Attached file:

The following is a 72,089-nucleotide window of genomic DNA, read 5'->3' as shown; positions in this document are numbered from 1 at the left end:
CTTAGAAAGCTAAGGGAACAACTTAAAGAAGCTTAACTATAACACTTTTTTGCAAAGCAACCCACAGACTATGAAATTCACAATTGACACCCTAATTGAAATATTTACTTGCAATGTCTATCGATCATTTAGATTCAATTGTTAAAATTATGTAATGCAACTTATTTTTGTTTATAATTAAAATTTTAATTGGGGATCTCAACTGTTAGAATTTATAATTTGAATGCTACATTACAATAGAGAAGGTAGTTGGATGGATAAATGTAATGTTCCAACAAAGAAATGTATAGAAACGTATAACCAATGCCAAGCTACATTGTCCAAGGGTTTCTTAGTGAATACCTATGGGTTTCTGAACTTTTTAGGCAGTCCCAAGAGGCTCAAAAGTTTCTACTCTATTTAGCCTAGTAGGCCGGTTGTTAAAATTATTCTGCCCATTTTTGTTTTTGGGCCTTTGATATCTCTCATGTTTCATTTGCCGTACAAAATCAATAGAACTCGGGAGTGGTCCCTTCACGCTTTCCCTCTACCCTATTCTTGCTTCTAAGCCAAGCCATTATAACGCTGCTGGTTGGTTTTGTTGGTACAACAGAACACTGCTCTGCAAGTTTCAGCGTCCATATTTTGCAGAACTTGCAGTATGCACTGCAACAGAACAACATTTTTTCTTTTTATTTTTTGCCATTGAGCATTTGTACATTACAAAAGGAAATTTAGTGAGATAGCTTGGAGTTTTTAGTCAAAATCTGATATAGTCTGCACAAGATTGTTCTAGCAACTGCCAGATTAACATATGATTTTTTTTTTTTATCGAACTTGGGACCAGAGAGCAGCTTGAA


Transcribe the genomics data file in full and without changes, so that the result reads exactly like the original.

The following is a 72,089-nucleotide window of genomic DNA, read 5'->3' as shown; positions in this document are numbered from 1 at the left end:
CTTAGAAAGCTAAGGGAACAACTTAAAGAAGCTTAACTATAACACTTTTTTGCAAAGCAACCCACAGACTATGAAATTCACAATTGACACCCTAATTGAAATATTTACTTGCAATGTCTATCGATCATTTAGATTCAATTGTTAAAATTATGTAATGCAACTTATTTTTGTTTATAATTAAAATTTTAATTGGGGATCTCAACTGTTAGAATTTATAATTTGAATGCTACATTACAATAGAGAAGGTAGTTGGATGGATAAATGTAATGTTCCAACAAAGAAATGTATAGAAACGTATAACCAATGCCAAGCTACATTGTCCAAGGGTTTCTTAGTGAATACCTATGGGTTTCTGAACTTTTTAGGCAGTCCCAAGAGGCTCAAAAGTTTCTACTCTATTTAGCCTAGTAGGCCGGTTGTTAAAATTATTCTGCCCATTTTTGTTTTTGGGCCTTTGATATCTCTCATGTTTCATTTGCCGTACAAAATCAATAGAACTCGGGAGTGGTCCCTTCACGCTTTCCCTCTACCCTATTCTTGCTTCTAAGCCAAGCCATTATAACGCTGCTGGTTGGTTTTGTTGGTACAACAGAACACTGCTCTGCAAGTTTCAGCGTCCATATTTTGCAGAACTTGCAGTATGCACTGCAACAGAACAACATTTTTTCTTTTTATTTTTTGCCATTGAGCATTTGTACATTACAAAAGGAAATTTAGTGAGATAGCTTGGAGTTTTTAGTCAAAATCTGATATAGTCTGCACAAGATTGTTCTAGCAACTGCCAGATTAACATATGATTTTTTTTTTTTATCGAACTTGGGACCAGAGAGCAGCTTGAA